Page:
According to the study, the most important initial steps for the North to take toward denuclearization are: no nuclear tests, no intermediate- or long-range missile tests, no more production of plutonium and highly enriched uranium, and no export of nuclear weapons, materials or technologies.

Phases would also be split into three, constituting what might be possible during the “halt” stage in the first year, the “roll-back” stage in the second to fifth years, and the “eliminate” stage from the sixth to 10th years.

To make this more palatable to the Trump administration, Pyongyang would have to front-load as much of the denuclearization process as possible, the study said.

It cited the May 24 demolition of the Punggye-ri nuclear test site as one such example.

“We believe several similar moves such as disabling the plutonium-production reactor could be achieved during or before a summit,” the report said, adding that early access to the Nyongbyon centrifuge facility and a halt in operations of uranium chemical processing facilities that support all enrichment activities would be “the most important initial steps” in confronting that challenge.

Beyond the technical issues, the study suggested that a phased approach would also provide an “effective way to build trust and interdependence,” which it said are “required for a viable long-term solution.”

As a part of that, Hecker and his team encouraged Washington to recognize Pyongyang’s desire for civilian nuclear and space programs. The U.S. has traditionally viewed those programs as mere facades for military research.

“Considering the advanced state of North Korea’s nuclear and missile development, we consider the incremental risks posed by the civilian endeavors manageable,” he said.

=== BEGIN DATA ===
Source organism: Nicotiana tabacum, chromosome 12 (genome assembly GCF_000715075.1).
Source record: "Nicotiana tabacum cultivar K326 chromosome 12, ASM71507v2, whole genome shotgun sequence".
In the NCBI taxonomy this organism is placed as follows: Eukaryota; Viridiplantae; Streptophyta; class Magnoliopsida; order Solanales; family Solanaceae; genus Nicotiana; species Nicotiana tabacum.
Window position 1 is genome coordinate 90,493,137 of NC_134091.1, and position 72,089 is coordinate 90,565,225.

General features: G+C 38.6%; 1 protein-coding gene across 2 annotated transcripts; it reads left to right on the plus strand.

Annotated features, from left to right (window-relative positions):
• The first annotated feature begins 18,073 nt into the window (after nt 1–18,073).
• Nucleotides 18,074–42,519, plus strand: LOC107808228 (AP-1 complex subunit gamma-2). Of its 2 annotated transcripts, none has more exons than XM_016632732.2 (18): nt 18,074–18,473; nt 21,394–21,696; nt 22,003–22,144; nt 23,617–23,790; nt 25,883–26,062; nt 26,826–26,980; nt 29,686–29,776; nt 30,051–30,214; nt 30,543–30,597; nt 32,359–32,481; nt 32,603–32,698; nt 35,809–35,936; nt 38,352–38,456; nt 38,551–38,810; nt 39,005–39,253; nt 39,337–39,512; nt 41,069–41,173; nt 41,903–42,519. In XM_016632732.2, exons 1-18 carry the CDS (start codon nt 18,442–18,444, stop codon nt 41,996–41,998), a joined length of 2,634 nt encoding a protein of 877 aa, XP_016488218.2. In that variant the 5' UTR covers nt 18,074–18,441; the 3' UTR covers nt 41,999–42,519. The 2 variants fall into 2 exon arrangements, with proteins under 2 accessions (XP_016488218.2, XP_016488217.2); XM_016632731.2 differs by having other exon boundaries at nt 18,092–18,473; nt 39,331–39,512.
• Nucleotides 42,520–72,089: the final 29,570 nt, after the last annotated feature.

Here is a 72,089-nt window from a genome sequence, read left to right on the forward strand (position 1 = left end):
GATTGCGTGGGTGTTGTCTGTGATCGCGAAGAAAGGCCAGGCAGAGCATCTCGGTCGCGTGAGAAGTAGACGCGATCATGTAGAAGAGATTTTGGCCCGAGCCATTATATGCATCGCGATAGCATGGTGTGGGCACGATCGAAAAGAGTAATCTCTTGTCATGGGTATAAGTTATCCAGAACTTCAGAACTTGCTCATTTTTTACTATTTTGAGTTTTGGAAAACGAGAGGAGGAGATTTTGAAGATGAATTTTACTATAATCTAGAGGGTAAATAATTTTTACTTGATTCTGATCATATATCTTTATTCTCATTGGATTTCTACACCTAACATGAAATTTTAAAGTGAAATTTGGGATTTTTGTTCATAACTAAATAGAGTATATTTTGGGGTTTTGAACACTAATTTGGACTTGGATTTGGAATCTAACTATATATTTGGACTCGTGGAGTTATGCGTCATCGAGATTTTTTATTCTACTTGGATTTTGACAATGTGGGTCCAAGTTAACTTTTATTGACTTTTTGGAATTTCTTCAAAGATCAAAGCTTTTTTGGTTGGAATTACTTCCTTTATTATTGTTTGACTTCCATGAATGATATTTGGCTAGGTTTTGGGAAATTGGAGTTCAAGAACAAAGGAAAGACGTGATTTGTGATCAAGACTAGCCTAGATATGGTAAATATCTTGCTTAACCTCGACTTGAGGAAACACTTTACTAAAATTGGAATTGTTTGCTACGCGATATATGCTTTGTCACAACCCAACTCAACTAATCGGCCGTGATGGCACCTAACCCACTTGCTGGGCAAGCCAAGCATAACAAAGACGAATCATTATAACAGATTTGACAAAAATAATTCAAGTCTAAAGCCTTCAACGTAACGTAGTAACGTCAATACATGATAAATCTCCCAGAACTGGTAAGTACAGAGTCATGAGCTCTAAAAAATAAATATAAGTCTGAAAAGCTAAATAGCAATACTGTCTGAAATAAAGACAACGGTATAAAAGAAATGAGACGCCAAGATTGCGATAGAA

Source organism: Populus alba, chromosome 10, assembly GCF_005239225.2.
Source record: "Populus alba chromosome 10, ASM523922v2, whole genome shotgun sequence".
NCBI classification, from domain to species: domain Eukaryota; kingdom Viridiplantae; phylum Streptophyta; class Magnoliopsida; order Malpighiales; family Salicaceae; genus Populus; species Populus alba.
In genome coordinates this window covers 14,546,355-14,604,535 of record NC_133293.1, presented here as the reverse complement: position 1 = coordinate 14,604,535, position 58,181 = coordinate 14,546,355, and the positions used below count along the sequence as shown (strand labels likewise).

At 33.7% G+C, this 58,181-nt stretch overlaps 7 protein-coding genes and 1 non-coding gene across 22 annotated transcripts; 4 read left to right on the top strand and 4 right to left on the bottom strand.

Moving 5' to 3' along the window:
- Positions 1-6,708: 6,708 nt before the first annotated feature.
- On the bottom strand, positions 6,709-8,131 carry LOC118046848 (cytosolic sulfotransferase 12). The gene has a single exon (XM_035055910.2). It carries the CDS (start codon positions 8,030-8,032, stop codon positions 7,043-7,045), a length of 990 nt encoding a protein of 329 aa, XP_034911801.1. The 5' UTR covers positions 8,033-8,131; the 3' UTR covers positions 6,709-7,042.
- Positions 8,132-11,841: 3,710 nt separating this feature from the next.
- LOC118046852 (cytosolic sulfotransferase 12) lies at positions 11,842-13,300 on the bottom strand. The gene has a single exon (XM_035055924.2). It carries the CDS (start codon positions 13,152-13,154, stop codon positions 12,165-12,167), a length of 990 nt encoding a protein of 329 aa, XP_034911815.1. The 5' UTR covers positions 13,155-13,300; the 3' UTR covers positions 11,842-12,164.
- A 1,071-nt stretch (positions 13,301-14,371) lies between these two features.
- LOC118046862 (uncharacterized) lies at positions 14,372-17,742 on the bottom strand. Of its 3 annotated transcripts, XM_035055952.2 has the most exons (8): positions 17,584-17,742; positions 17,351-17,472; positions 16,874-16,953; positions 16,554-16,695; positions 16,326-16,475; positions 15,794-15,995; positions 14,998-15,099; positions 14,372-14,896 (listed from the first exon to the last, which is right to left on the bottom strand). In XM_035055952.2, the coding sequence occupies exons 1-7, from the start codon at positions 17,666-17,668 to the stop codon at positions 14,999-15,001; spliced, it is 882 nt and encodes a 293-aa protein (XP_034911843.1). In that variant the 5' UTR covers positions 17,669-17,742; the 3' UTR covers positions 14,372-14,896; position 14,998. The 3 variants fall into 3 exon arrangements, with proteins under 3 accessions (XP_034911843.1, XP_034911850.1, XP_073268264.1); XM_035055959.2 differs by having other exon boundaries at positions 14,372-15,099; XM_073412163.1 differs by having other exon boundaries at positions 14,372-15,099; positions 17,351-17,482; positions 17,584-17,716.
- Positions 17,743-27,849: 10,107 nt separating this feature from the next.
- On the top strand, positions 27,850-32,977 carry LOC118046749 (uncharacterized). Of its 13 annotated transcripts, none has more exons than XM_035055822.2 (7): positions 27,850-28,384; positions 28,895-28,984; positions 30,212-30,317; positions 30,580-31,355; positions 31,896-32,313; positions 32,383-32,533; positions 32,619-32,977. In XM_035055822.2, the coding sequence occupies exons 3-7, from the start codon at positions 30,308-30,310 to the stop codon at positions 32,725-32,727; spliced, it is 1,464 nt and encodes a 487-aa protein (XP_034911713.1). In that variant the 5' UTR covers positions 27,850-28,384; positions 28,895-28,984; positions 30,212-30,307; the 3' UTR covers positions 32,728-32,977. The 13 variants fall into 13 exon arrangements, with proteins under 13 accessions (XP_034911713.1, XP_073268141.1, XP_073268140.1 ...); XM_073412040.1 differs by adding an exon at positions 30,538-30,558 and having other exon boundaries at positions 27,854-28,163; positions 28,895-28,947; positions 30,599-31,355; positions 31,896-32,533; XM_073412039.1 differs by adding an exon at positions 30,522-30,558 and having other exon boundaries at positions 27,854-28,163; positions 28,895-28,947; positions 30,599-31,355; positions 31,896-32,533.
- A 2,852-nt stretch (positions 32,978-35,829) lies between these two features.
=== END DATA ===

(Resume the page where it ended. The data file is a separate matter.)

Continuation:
Ultimately, though, Hecker said that a gradual approach such as the one he suggested hinged on one of Kim’s biggest fears: regime security.

North Korea, he said, will not give up its weapons and its weapons program until its security can be assured.

“Such assurance cannot be achieved simply by a U.S. promise/agreement on paper,” Hecker said. “It will require a substantial period of co-existence and interdependence.”

Still, the study did note that the atmosphere is ripe for such a deal.

“This approach has become much more feasible in the past six months during which the North and South have taken remarkable steps toward reconciliation,” it said. “Together, they can establish a path toward coexistence and interdependence, manage most of the financial burdens, and develop verification protocols that were unimaginable for decades.”

Trump, too, has in recent days appeared to voice some flexibility on the White House’s hard-line CVID stance.

The scale of North Korea’s program, he said ahead of a meeting with South Korean President Moon Jae-in last week, would make it difficult to dismantle it in a single step. “It would certainly be better if it were all in one,” he said. “Does it have to be? I don’t think I want to totally commit myself.”

But as U.S. and North Korean summit negotiators gather in Singapore and at the two Koreas’ border to layout their stances on denuclearization, it remains uncertain whether Trump’s position will continue to remain flexible.